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June 12, 2019 at 12:22

Hi Quia, thanks for your reply! I have to say the Commonshare fully confuses me. If I look at your Commonshare score, you have a 6, resulting from three story comments. I also have a 6, for one listing comment and one conversation. does this mean that Commonshare prioritises listing activity and private conversations over public comments? I've written a couple of stories in the last two weeks, these don't calculate in my Commonshare yet, so it's likely that your score doesn't accurately represent your contributions up-to-date either. From snooping your profile, score history and the graph, i can see that you have never written a story, which kinda flags you for low participation. but you comment a lot, and i have very much appreciated some of your comments. i'd like your score to reflect the quality, not the quantity of your feedbacks. I can also see on your profile that you've joined many Commonfare Groups, but i guess it would be better to know, if you are in fact active in those groups. The value of participation seems to be calculated by the frequency of actions taken on Commonfare, with opaque algorithmic value judgements happening behind the scenes, and this displayed for the period two weeks ago is, as i said, confusing. Why not let commoners decide, what we value and how? Also stalking through your profile looking for clues about your participation is a bit weird =) i just needed an example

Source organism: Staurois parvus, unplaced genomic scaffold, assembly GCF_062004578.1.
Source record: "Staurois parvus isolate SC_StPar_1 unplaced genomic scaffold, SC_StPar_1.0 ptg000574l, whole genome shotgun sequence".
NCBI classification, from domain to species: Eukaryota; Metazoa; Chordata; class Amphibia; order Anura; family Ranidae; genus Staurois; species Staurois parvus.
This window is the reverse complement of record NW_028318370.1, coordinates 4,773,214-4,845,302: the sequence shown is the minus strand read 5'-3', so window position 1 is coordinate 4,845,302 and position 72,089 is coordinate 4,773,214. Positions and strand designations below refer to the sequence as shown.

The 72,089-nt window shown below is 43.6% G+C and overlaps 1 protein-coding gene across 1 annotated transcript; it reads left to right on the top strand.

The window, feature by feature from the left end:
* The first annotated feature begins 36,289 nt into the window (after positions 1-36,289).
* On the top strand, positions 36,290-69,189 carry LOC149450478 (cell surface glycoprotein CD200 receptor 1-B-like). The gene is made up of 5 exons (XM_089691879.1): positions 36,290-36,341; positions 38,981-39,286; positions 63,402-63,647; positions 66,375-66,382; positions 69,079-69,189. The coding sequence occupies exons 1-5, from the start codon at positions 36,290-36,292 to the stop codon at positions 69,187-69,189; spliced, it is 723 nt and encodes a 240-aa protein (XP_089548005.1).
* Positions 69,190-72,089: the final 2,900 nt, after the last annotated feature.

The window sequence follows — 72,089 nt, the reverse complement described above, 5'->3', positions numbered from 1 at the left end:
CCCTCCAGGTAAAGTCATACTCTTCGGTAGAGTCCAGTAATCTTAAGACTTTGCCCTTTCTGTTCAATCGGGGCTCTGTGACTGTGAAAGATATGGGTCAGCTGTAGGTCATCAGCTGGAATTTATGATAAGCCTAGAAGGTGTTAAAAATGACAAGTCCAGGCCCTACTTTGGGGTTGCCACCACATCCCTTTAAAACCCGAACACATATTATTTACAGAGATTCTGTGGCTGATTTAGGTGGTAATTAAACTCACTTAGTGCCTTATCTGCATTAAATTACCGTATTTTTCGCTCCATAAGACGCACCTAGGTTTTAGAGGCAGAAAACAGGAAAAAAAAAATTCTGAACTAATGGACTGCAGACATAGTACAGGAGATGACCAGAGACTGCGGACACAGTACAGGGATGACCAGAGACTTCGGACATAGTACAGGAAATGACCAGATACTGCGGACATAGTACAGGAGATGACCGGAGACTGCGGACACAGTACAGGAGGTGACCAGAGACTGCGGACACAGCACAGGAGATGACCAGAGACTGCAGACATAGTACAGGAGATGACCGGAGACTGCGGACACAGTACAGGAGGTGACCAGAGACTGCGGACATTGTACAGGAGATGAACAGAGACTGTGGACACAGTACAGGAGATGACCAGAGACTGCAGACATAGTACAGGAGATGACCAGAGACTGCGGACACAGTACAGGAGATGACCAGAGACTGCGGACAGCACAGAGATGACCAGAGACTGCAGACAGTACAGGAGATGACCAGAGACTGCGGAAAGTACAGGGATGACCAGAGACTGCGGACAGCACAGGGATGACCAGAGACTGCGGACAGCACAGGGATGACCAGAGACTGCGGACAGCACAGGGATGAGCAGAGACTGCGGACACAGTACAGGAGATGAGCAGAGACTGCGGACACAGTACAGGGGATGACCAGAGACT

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June 13, 2019 at 10:45

I am not sure I want to shape the user experience strategically. To know more more about common share you can see here

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June 13, 2019 at 13:20

hi commonADA, unfortunately the tutorial doesn't tell anything how the commonshare is actually calculated, it only says 'based on how your actions strengthen the community as a whole". who has decided the weighting of different forms of participation, and how does the commonshare algorithm arrive at this number? it appears that the calculation is based on frequency of actions, but some actions are valued more than others? without some transparency, for me this metric does not inspire trust.